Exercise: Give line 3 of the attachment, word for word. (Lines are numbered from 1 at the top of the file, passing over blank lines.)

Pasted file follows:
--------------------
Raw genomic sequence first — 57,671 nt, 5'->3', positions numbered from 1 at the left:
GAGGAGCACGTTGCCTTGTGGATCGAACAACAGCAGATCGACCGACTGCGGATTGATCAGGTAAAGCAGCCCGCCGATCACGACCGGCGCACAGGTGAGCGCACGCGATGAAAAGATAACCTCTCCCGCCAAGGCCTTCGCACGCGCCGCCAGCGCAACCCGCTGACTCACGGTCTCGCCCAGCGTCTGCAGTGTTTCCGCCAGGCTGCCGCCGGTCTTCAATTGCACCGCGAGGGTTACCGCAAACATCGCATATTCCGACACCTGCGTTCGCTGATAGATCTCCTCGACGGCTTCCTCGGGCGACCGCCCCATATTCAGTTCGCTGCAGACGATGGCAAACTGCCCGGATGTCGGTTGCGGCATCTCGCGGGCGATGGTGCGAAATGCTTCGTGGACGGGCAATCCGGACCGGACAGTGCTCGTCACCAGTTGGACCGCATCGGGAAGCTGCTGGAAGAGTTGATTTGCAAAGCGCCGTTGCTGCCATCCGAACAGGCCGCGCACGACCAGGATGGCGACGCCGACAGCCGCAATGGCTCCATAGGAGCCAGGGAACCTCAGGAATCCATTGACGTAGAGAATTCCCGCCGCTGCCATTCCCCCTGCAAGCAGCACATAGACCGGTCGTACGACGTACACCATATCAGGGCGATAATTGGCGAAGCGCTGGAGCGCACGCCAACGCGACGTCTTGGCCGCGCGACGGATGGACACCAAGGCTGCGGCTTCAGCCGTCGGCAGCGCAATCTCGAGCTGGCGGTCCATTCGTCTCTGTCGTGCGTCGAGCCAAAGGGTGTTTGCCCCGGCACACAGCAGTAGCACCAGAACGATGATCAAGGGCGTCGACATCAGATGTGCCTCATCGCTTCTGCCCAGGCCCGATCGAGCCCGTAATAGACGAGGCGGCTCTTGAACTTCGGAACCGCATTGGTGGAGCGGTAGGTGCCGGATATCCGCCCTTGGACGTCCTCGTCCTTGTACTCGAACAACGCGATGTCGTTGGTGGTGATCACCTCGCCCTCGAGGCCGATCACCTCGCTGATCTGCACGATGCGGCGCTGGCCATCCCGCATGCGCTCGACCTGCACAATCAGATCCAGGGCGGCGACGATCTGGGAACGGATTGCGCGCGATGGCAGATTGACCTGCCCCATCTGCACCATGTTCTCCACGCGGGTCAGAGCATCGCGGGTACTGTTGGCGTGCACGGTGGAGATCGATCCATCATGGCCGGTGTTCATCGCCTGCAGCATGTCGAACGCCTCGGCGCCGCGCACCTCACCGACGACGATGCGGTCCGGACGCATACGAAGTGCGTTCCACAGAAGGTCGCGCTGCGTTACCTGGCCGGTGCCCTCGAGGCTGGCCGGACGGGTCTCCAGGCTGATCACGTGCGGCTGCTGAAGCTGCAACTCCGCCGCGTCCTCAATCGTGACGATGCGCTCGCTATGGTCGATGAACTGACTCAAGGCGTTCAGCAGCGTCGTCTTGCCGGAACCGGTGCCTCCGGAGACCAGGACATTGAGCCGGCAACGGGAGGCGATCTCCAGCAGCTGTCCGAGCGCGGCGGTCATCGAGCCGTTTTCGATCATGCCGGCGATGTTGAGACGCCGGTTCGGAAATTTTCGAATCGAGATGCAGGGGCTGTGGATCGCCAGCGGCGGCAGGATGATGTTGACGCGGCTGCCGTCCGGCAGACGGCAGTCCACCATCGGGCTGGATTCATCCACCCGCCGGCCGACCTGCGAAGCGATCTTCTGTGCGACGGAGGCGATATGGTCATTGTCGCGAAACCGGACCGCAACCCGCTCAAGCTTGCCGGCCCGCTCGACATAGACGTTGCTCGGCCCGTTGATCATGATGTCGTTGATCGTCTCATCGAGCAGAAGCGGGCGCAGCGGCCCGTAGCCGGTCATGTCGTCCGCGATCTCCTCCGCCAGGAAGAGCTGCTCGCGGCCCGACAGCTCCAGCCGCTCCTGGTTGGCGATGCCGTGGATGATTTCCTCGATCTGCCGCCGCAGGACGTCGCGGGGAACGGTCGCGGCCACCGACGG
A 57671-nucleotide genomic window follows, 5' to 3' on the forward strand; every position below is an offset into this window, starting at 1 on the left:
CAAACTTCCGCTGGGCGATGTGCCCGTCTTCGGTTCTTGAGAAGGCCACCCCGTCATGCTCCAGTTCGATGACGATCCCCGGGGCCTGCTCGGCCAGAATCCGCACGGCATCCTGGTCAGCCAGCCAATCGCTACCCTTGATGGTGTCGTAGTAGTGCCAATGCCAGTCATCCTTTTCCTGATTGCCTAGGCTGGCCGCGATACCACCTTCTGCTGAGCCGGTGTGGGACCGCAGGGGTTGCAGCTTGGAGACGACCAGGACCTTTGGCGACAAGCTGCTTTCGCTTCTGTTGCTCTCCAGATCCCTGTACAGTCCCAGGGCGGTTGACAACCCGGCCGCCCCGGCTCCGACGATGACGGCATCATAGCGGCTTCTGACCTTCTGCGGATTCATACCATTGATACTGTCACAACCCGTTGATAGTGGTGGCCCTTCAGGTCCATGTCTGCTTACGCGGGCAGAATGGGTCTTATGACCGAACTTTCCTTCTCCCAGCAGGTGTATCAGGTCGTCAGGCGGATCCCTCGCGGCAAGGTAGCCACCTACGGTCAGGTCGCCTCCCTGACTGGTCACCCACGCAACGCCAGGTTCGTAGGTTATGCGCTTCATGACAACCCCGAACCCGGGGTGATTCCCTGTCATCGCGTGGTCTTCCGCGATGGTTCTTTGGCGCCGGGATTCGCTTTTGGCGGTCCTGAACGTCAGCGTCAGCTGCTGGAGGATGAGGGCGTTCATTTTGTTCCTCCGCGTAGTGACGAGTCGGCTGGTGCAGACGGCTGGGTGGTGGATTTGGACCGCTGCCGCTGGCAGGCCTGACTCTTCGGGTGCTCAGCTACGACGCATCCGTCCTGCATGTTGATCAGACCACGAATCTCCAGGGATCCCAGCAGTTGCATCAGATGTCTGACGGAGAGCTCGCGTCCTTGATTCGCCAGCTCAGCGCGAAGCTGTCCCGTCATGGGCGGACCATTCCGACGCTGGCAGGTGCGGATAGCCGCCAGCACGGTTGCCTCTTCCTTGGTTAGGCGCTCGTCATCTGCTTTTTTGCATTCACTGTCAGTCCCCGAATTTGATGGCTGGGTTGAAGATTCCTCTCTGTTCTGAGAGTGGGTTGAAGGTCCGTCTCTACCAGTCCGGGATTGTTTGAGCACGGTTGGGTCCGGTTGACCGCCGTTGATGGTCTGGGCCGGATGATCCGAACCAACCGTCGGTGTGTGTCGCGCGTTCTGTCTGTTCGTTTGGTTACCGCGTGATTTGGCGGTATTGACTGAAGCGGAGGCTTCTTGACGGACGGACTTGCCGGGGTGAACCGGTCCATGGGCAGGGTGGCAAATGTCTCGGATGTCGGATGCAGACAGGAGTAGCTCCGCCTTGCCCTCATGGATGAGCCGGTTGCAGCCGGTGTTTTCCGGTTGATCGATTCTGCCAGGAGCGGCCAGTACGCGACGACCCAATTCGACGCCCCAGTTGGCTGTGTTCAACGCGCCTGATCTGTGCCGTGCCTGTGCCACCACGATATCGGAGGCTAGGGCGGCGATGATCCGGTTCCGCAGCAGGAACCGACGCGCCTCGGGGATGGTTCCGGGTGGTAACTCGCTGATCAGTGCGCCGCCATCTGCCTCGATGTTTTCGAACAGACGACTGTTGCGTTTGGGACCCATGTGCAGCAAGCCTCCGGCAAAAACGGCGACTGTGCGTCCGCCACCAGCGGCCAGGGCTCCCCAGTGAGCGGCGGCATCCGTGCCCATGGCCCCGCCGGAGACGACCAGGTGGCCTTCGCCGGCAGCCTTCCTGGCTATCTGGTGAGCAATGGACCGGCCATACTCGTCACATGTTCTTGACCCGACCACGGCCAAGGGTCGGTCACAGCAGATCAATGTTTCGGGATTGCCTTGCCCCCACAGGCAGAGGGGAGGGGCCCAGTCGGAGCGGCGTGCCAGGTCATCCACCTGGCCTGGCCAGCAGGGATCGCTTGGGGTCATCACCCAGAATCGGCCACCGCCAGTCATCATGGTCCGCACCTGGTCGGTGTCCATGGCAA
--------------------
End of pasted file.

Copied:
A 57671-nucleotide genomic window follows, 5' to 3' on the forward strand; every position below is an offset into this window, starting at 1 on the left: